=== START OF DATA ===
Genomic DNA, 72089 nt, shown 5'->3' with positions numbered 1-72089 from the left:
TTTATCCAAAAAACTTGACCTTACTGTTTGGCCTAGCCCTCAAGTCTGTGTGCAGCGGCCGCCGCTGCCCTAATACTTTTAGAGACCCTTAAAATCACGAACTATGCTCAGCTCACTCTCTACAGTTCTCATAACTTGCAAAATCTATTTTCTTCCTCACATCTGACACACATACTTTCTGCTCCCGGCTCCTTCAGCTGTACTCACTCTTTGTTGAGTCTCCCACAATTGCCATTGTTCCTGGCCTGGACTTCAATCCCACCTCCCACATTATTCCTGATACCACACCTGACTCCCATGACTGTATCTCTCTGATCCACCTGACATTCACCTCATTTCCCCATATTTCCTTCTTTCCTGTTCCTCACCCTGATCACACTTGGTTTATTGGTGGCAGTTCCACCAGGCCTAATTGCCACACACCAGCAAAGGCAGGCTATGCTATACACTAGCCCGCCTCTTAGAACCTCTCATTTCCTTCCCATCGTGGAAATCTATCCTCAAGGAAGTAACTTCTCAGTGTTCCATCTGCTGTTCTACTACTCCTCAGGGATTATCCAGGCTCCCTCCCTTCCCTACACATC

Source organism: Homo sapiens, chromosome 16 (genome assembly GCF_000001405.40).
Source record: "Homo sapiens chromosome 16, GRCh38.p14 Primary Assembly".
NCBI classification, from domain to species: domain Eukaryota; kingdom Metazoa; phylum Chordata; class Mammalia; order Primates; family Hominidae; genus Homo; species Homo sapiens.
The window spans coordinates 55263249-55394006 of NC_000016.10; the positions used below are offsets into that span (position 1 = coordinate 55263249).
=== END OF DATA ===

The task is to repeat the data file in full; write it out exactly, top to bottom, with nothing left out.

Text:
Genomic DNA, 72089 nt, shown 5'->3' with positions numbered 1-72089 from the left:
TTTATCCAAAAAACTTGACCTTACTGTTTGGCCTAGCCCTCAAGTCTGTGTGCAGCGGCCGCCGCTGCCCTAATACTTTTAGAGACCCTTAAAATCACGAACTATGCTCAGCTCACTCTCTACAGTTCTCATAACTTGCAAAATCTATTTTCTTCCTCACATCTGACACACATACTTTCTGCTCCCGGCTCCTTCAGCTGTACTCACTCTTTGTTGAGTCTCCCACAATTGCCATTGTTCCTGGCCTGGACTTCAATCCCACCTCCCACATTATTCCTGATACCACACCTGACTCCCATGACTGTATCTCTCTGATCCACCTGACATTCACCTCATTTCCCCATATTTCCTTCTTTCCTGTTCCTCACCCTGATCACACTTGGTTTATTGGTGGCAGTTCCACCAGGCCTAATTGCCACACACCAGCAAAGGCAGGCTATGCTATACACTAGCCCGCCTCTTAGAACCTCTCATTTCCTTCCCATCGTGGAAATCTATCCTCAAGGAAGTAACTTCTCAGTGTTCCATCTGCTGTTCTACTACTCCTCAGGGATTATCCAGGCTCCCTCCCTTCCCTACACATC

Source organism: Homo sapiens, chromosome 16 (genome assembly GCF_000001405.40).
Source record: "Homo sapiens chromosome 16, GRCh38.p14 Primary Assembly".
NCBI classification, from domain to species: domain Eukaryota; kingdom Metazoa; phylum Chordata; class Mammalia; order Primates; family Hominidae; genus Homo; species Homo sapiens.
The window spans coordinates 55263249-55394006 of NC_000016.10; the positions used below are offsets into that span (position 1 = coordinate 55263249).